What a delight it is to see so many people gathered here today in the week of International Women's Day.
Click here to go to Volume 2. Foreign words and phrases that James italicizes are indicated thus: Accent marks have been removed from foreign words. Etext prepared by Richard D. DeRanek, with some proofreading corrections by John Lavagnino.
The situation involved is gathered up betimes, that is in the second chapter of Book Fifth, for the reader's benefit, into as few words as possible--planted or "sunk," stiffly and saliently, in the centre of the current, almost perhaps to the obstruction of traffic.
Never can a composition of this sort have sprung straighter from a dropped grain of suggestion, and never can that grain, developed, overgrown and smothered, have yet lurked more in the mass as an independent particle.
The whole case, in fine, is in Lambert Strether's irrepressible outbreak to little Bilham on the Sunday afternoon in Gloriani's garden, the candour with which he yields, for his young friend's enlightenment, to the charming admonition of that crisis.
The idea of the tale resides indeed in the very fact that an hour of such unprecedented ease should have been felt by him AS a crisis, and he is at pains to express it for us as neatly as we could desire.
The remarks to which he thus gives utterance contain the essence of "The Ambassadors," his fingers close, before he has done, round the stem of the full-blown flower; which, after that fashion, he continues officiously to present to us.
It doesn't so much matter what you do in particular so long as you have your life. If you haven't had that what HAVE you had? I'm too old--too old at any rate for what I see. What one loses one loses; make no mistake about that. Still, we have the illusion of freedom; therefore don't, like me to-day, be without the memory of that illusion.
I was either, at the right time, too stupid or too intelligent to have it, and now I'm a case of reaction against how to write ambassador speech munsters mistake.
Do what you like so long as you don't make it. For it WAS a mistake. He has accordingly missed too much, though perhaps after all constitutionally qualified for a better part, and he wakes up to it in conditions that press the spring of a terrible question.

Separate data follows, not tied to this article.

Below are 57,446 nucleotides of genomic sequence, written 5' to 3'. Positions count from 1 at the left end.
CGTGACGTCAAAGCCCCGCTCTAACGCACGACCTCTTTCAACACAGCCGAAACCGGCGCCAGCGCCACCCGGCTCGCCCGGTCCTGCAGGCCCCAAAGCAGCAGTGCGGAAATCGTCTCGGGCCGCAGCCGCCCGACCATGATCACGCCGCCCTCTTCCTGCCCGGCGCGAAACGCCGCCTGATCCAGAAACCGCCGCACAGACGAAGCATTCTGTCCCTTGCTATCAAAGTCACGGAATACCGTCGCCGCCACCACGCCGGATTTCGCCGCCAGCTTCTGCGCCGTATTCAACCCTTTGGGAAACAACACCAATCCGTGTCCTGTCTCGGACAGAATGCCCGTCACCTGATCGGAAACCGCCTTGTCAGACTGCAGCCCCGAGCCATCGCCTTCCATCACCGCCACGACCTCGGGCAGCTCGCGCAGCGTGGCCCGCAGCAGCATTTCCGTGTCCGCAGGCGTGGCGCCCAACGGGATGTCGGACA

WOULD there yet perhaps be time for reparation? The answer to which is that he now at all events SEES; so that the business of my tale and the march of my action, not to say the precious moral of everything, is just my demonstration of this process of vision.
Nothing can exceed the closeness with which the whole fits again into its germ. That had been given me bodily, as usual, by the spoken word, for I was to take the image over exactly as I happened to have met it. A friend had repeated to me, with great appreciation, a thing or two said to him by a man of distinction, much his senior, and to which a sense akin to that of Strether's melancholy eloquence might be imputed--said as chance would have, and so easily might, in Paris, and in a charming old garden attached to a house of art, and on a Sunday afternoon of summer, many persons of great interest being present.
The observation there listened to and gathered up had contained part of the "note" that I was to recognise on the spot as to my purpose--had contained in fact the greater part; the rest was in the place and the time and the scene they sketched: There it stands, accordingly, full in the tideway; driven in, with hard taps, like some strong stake for the noose of a cable, the swirl of the current roundabout it.
What amplified the hint to more than the bulk of hints in general was the gift with it of the old Paris garden, for in that token were sealed up values infinitely precious. There was of course the seal to break and each item of the packet to count over and handle and estimate; but somehow, in the light of the hint, all the elements of a situation of the sort most to my taste were there.